What is church? It’s a simple question with a complicated answer. In English, the word “church” connotes the building, the people, or some set of beliefs and practices. While we are certain that church is more than any one of these things, it’s difficult to find the language that really names the essence of what church is. The Bible, after all, uses a number of metaphors to describe this emerging community of faith. Jesus Christ referred to the church as a “Kingdom.” Paul referred to the church as a “body” – a living organism made up of believers, each an essential and distinct part of the body. Whatever the image, the Bible depicts the church as a unified whole – a communal expression of God’s restorative relationship with humanity.
In this issue of Work and Hope, four young writers address the meaning and function of the church. Tim Baer shares the pain of not finding a church home, Patrick Nafziger tells us how church makes meaning in his life, Maggie Page shares how people have enacted church for her, and Keith Wilson explores the importance of obedience. There are probably as many stories of what church means as there are people who read this page. Somewhere in this kaleidoscope of experiences and definitions, a picture emerges of people gathered together to worship, to make meaning, to care for each other. Church is a community with a special purpose and a distinctive mission in the world, driven by God.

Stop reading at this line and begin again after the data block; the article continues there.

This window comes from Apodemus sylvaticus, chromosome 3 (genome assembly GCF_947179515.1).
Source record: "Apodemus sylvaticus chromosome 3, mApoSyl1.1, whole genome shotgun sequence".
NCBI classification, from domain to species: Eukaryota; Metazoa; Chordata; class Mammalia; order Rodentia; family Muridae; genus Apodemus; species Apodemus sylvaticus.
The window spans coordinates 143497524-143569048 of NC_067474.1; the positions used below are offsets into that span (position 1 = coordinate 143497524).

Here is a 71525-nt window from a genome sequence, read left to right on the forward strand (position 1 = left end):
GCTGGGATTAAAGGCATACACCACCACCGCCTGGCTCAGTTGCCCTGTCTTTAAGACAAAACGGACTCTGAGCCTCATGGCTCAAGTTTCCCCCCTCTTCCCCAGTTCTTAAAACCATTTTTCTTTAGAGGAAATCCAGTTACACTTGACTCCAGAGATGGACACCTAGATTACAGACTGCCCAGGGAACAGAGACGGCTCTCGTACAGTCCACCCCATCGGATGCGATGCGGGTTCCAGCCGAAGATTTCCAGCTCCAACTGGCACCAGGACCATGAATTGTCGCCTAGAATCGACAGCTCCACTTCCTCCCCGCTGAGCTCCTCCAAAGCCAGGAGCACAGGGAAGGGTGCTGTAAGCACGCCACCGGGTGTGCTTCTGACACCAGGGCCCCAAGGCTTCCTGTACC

Brian Gumm reviews Beyond the Rat Race by the late Art Gish, a 1972 critique of the engagement of church with culture. Art was a prophet and provocateur, who sought to live out the Gospel of Jesus Christ is everyday ways. His tragic death in July means that the next generation will have to pick up his legacy and move forward.
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